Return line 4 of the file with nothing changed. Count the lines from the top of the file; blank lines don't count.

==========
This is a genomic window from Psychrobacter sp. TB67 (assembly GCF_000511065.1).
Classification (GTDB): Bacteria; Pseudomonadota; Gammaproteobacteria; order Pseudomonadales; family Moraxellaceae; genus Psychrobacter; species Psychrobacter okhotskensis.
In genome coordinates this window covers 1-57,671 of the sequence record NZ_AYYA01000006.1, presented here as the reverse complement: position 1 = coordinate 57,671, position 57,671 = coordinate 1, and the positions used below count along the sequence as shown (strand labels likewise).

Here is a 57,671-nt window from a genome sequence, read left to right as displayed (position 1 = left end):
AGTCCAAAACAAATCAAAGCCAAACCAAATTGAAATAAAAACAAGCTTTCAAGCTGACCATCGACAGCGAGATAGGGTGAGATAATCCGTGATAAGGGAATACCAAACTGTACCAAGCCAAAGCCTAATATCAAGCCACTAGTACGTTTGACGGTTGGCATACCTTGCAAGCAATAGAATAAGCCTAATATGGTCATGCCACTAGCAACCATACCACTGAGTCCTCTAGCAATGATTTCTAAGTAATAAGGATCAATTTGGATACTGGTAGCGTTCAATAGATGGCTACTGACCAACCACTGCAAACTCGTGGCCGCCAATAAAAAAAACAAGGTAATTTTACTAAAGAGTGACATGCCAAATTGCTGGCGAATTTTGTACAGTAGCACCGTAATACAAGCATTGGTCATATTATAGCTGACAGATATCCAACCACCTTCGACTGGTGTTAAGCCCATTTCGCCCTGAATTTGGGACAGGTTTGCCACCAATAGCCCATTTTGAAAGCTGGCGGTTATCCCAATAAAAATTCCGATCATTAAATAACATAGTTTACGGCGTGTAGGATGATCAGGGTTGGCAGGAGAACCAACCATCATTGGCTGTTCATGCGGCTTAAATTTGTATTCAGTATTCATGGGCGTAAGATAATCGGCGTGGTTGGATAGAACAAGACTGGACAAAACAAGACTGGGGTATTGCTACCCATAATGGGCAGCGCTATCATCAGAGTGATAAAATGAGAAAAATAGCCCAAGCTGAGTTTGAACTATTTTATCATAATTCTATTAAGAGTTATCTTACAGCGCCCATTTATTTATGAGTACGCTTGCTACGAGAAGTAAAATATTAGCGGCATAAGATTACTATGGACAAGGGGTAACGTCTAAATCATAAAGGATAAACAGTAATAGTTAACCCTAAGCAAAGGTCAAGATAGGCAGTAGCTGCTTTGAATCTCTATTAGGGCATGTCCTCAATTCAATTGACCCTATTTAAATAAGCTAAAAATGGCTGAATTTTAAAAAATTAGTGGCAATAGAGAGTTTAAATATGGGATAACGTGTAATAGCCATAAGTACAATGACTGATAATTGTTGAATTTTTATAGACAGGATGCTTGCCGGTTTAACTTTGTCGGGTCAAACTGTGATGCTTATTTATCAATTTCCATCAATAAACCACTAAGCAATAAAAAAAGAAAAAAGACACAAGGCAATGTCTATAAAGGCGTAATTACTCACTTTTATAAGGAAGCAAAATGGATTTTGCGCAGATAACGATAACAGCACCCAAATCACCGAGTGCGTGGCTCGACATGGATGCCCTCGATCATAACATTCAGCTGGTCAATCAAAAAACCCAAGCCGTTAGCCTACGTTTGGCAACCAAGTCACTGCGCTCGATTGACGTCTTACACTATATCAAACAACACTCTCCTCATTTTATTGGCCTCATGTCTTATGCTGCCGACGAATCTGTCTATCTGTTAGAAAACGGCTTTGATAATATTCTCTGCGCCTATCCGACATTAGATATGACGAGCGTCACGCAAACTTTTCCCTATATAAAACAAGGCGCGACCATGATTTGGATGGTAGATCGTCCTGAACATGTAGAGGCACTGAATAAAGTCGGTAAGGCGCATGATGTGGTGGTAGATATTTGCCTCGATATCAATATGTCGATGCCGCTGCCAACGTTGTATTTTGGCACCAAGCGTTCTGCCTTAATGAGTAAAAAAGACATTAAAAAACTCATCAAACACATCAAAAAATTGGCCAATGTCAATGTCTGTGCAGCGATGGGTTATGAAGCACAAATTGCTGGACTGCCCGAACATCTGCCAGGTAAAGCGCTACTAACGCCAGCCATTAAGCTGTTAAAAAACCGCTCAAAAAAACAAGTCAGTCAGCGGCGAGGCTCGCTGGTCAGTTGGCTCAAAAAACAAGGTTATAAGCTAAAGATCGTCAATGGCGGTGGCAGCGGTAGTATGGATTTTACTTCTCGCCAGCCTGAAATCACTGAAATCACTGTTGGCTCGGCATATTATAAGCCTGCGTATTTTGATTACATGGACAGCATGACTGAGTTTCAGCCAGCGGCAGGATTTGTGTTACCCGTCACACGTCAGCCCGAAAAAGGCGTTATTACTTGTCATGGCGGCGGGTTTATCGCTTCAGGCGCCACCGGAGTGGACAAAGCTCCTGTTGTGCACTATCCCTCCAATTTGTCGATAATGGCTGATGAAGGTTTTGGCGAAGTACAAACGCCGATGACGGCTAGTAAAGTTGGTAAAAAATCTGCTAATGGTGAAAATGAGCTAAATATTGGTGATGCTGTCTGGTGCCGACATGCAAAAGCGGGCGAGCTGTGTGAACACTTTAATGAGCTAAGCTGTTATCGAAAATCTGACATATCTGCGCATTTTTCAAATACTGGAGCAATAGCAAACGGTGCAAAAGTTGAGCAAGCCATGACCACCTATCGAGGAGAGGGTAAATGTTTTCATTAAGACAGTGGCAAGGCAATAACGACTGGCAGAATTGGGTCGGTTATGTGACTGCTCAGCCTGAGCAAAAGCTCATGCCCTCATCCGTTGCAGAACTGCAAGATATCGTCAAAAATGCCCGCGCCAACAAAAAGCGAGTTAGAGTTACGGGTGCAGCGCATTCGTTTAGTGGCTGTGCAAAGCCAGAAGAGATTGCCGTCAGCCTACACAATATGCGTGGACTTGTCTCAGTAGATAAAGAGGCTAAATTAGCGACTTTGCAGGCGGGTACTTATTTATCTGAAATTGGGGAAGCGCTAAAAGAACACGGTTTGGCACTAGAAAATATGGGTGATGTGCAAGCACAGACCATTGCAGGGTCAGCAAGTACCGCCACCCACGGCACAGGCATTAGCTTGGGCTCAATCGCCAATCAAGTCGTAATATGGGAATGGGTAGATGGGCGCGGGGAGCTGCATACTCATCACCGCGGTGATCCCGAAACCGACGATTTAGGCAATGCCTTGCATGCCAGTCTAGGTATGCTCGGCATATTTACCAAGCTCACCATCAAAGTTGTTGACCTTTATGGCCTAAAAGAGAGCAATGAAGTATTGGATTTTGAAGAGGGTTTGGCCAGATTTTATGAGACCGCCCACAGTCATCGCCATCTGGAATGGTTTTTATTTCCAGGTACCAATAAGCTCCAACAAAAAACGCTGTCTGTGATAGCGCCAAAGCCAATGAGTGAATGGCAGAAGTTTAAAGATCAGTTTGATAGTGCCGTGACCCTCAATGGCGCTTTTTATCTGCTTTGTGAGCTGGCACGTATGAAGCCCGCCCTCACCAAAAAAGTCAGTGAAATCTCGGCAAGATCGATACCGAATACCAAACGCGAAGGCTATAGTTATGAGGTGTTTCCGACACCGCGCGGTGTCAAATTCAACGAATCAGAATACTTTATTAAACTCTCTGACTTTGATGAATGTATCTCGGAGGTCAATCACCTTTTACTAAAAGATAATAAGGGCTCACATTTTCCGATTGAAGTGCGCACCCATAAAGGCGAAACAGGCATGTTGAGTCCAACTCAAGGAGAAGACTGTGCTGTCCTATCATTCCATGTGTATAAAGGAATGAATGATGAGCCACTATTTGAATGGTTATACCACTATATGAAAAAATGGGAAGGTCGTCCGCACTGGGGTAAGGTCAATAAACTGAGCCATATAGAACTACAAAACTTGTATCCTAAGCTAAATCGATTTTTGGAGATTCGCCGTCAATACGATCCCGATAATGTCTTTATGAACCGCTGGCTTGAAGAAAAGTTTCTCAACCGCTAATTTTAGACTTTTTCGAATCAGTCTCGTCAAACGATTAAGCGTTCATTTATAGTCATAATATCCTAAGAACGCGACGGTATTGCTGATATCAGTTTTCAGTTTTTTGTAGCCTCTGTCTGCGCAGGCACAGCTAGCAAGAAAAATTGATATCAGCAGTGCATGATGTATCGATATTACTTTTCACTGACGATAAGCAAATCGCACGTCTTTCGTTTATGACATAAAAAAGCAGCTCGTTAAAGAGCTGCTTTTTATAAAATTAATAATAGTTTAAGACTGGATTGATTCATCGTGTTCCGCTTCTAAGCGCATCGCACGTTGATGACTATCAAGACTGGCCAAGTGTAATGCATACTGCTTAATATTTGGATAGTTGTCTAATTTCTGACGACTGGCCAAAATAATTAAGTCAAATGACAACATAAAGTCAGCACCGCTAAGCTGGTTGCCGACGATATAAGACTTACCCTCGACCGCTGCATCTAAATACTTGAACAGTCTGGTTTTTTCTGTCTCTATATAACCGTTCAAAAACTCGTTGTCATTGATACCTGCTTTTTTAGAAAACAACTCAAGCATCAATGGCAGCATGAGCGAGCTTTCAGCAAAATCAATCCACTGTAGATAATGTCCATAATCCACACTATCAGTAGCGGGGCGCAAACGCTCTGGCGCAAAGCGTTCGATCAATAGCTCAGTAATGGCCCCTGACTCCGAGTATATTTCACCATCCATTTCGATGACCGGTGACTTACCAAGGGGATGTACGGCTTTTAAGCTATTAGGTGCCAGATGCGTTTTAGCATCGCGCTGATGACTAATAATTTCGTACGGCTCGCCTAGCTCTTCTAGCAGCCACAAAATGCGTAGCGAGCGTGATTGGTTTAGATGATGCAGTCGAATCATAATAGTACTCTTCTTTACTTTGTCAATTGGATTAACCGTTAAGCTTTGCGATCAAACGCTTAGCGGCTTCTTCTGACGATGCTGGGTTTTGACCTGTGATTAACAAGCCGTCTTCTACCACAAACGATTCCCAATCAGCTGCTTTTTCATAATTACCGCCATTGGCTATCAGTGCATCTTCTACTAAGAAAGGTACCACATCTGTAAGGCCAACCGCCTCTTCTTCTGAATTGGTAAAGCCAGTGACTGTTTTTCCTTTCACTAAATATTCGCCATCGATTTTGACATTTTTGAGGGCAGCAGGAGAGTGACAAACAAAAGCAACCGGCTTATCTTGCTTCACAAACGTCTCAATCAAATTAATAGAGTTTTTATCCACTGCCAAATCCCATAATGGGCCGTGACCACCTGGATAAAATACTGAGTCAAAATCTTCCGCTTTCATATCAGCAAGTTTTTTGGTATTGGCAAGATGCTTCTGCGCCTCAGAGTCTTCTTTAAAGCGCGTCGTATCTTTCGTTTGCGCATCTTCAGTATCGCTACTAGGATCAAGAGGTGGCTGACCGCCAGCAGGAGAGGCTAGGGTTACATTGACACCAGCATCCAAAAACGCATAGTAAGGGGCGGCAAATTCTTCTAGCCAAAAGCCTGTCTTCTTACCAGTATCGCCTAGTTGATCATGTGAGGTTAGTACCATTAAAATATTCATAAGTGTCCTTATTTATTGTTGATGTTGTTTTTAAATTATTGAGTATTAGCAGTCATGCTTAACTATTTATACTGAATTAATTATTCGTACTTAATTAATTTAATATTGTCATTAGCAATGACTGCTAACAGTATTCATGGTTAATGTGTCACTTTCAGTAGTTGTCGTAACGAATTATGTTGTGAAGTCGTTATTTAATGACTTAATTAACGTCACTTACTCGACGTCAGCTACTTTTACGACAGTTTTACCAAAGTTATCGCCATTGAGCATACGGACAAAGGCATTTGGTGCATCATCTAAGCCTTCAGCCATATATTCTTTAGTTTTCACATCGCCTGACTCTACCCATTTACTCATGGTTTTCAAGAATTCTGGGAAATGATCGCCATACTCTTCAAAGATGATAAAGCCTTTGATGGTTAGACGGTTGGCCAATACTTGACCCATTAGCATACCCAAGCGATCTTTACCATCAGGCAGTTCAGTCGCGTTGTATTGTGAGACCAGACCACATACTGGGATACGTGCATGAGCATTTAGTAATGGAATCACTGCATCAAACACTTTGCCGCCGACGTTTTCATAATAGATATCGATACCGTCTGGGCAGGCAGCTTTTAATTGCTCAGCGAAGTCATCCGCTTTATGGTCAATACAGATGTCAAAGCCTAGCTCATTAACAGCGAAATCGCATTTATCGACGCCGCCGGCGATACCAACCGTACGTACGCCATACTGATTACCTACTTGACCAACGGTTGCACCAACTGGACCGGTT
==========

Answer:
Here is a 57,671-nt window from a genome sequence, read left to right as displayed (position 1 = left end):